SUPREME BEINGS OF LEISURE
BALDWIN BROTHERS, BEN NEIL
Chop Suey, 206-324-8000, $15
9 p.m. Fri., Oct. 11
In the indie-rock world, there's a catchall term for musicians whose recording gear is crammed into a small room in a rented apartment, utterly devoid of soundproofing or Buick-sized mixing boards: "Bedroom band." Aggressively D.I.Y., earnest to the point of moistness, the stereotypical bedroom musician wears heart, spleen, and various other organs unabashedly sleeveside. The music varies in style and content, as music does, but the common denominator is, finally, purity of vision. What you're hearing, for better or worse, is precisely what the artist wanted you to hear.
All of which makes Supreme Beings of Leisure's new album, Divine Operating System, something of a fish-nor-fowl affair. SBoL, you may remember, delivered an eponymous debut in 2000, a global mix of hip-hop, Eastern melodies, and instrumentation and a healthy grab-bag approach to Western music's rich pop-culture heritage ("Golddigger," one of the disc's most talked-about cuts, drew intelligently from the work of film scorers Ennio Morricone and Nino Rota).
Underneath the groove on the Supreme Beings' first album, however, lay a love for the pop-song format, a coherent attention to structure that kept the record from degenerating, as the most derivative trip-hop always does, into an exercise in soulless groove. That focus comes even more to the fore on Divine Operating System—and, interesting to note, it's an album that was recorded largely in one man's apartment.
Ramin Sakurai is one-half of Supreme Beings of Leisure, the half you prob- ably won't notice immediately. Likely, what you'll hear first is Geri Soriano- Lightwood's utterly remarkable voice, an instrument that rises, glides, soars, and settles with the calm assurance of a dove in flight. Sakurai, however, is the composer, arranger, performer, and/or programmer who generated the lion's share of the music on SBoL's new disc. As such, he's largely responsible for its sonic scope, which is at once more expansive and more intimate than Supreme Beings' first album.
"The way [Geri and I] write calls for a collaborative process," Sakurai reports. "I write a bit of music for her, and she comes back with the words. We rearrange it until we're happy with it; then it's done."
It's a process used for the previous disc as well, but a more relaxed atmosphere surrounded Divine Operating System, which took nearly a year and a half to assemble. Unlike the last record, most of the basic tracks—including Soriano-Lightwood's vocals—were recorded not in a rented studio, but in Sakurai's own bedroom.
"It resulted in a much looser, less stressful vibe," he says. "For the first record, Geri had only a week to do her final vocals. Since we kept everything at home this time, she could come in as she wanted and take her time. Actually, though, we ended up keeping most of her first-take vocals—we rerecorded some things, but often when we went back to listen, we realized she'd gotten it on the first pass. It was a lot more comfortable for her, knowing she didn't have a half-hour to get it nailed. And we weren't wasting thousands of dollars on studio time. It seems like I have to do a major gear and software upgrade every few weeks, but the new setting definitely contributes to the vibe of the album."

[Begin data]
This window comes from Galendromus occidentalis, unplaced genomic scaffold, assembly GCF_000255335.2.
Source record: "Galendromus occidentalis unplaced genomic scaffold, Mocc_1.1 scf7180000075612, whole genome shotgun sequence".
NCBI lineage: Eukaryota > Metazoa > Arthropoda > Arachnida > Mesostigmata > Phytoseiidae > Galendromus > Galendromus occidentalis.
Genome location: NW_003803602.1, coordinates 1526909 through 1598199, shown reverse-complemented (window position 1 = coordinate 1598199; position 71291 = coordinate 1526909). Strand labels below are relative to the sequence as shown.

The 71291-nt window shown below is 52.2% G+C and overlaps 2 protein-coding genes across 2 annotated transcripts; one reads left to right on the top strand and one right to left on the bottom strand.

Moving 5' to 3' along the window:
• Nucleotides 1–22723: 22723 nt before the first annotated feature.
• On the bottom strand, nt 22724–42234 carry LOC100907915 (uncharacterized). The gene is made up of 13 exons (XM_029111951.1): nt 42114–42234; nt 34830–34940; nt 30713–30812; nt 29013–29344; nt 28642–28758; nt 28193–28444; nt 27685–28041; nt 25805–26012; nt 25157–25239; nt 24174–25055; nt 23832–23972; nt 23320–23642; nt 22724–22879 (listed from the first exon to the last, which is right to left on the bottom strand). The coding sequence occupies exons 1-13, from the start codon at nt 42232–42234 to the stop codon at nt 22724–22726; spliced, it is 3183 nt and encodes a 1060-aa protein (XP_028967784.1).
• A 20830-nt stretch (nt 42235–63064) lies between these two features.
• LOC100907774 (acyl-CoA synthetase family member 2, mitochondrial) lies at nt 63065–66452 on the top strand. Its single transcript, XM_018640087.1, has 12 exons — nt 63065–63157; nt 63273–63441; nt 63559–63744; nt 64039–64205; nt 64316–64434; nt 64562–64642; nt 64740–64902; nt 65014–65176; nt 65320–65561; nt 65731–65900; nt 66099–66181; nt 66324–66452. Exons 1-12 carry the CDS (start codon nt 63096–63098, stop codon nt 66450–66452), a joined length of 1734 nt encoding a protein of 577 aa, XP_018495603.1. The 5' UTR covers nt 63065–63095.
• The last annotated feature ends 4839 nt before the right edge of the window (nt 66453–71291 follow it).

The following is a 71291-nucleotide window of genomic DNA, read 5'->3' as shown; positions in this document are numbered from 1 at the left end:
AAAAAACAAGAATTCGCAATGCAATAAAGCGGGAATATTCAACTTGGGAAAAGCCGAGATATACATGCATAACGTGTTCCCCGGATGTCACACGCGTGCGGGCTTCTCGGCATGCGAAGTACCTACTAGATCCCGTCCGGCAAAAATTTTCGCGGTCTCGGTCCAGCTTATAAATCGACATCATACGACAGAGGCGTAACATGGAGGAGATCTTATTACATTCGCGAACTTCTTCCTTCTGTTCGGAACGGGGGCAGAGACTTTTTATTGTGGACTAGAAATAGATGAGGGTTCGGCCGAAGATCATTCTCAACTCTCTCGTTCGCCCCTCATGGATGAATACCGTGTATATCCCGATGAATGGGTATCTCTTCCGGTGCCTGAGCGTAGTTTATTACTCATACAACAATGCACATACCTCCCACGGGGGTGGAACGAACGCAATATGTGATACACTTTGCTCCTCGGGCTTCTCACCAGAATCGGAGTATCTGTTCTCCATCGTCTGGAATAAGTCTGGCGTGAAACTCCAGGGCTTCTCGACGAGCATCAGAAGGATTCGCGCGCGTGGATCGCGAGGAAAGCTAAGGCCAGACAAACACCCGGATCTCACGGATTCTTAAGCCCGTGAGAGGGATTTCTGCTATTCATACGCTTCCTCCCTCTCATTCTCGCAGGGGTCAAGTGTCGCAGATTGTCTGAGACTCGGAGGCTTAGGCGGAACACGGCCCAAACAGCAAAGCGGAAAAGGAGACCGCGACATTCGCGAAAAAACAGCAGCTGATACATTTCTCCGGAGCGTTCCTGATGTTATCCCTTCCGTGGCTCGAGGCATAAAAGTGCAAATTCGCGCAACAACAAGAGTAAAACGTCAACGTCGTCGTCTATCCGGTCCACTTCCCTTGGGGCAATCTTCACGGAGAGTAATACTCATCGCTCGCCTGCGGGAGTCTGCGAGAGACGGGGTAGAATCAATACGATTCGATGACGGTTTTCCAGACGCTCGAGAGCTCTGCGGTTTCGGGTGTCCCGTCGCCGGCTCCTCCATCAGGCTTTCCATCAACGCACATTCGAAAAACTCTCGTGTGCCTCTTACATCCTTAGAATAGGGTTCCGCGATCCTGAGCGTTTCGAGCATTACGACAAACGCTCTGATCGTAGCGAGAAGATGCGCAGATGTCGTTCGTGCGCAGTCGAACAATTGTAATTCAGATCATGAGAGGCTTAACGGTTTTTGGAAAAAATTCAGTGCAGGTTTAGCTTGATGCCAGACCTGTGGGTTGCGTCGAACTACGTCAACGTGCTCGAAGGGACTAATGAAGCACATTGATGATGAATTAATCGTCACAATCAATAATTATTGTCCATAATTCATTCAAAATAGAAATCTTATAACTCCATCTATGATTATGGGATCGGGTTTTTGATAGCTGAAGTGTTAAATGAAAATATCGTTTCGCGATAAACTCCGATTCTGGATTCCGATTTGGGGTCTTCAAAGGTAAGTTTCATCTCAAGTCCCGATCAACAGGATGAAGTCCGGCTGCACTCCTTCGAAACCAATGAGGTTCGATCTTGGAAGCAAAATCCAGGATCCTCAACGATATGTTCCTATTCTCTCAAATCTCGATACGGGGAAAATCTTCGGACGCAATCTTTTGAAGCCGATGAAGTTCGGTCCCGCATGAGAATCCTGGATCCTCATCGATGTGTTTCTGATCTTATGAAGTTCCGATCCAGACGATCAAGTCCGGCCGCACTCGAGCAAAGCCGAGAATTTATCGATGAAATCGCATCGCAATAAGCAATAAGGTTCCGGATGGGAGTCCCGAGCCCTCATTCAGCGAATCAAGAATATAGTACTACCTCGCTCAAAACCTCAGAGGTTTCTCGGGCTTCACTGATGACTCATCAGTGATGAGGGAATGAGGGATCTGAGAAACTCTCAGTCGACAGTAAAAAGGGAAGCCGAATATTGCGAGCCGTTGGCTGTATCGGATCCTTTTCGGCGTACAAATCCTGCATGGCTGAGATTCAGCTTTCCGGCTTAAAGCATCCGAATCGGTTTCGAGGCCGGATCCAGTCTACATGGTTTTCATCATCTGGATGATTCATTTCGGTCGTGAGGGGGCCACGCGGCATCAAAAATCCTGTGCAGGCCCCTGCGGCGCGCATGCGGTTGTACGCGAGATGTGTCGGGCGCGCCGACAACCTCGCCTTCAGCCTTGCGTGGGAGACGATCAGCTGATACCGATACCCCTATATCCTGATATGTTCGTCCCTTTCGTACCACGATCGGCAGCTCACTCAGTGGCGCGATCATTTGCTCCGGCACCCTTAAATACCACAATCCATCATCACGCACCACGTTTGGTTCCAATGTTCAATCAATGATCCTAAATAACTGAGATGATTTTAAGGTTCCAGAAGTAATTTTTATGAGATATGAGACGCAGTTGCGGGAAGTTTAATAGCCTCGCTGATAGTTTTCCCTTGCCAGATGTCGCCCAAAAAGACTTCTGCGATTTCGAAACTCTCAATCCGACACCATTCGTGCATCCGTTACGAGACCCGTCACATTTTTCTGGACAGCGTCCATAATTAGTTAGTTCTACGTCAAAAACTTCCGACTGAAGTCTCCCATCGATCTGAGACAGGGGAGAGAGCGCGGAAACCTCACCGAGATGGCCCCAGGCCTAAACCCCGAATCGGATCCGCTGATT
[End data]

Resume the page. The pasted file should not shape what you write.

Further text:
WHAT RESULTS FROM the Supreme Beings bringing it all back home is that rare trip-hop album that plays as well in the home as it does in the club. Cuts like "Get Away," "Catch Me," and "Calamity Jane" not only deliver solid, bass-heavy grooves, they also work as cohesive, fully-formed pop songs. "Get Away" is an especially vibrant highlight, a sensuous and hypnotic cut that chronicles the narrator's slow dissolution into an overpowering desire. The object of that desire, however, is left tantalizingly unclear: "As the sea overpowers," sings Soriano-Lightwood at the end of each verse, her aching voice rising as a wash of sound signals the chorus.
Divine Operating System is filled with such moments, highlighting an interplay between voice and instruments, which, if not precisely new, is certainly more intuitive than on SBoL's debut album.
"We made a conscious effort [while writing DOS] to focus on the songs as songs and not just as individual grooves," says Sakurai. "It took us about a year and a half from start to finish, from writing to recording and mixing the final album. With the time we had, we knew we wanted to do something that would separate this album from the first one."
The personnel roster on Divine Operating System, however, bears some similarities to the group's first release. Suzie Katayama and Bill Meyers, who have contributed string arrangements to the Supreme Beings of Leisure in the past, make return appearances here. Also reappearing are a group of string players whom Sakurai, in his best George Clinton fashion, recently dubbed the "Love Supreme Orchestra."
"They looked at us like we were crazy," he laughs. "But it's like the 'Barry White Orchestra': We'd spent so much time making sure we could working with people we loved and respected—like Suzie and Bill—and here are all these session players who, once upon a time, used to go to school an hour early just so they could practice with the school band, they used to get beaten up by the other kids. . . . They've loved music so much, we just looked at them and said, 'You guys are the Love Supreme Orchestra.'
"I mean, love is where it starts, right?" he asks. "Without love, none of us would be here . . . there'd be no plants, no people, no Earth . . . " he trails off. "Maybe I'm getting too deep. But yeah," he says, animated again, "creation equals love. I feel like I can't even claim ownership of the songs—I didn't write them, Geri didn't write them. It happened when all the pieces came together. We were just the antennae."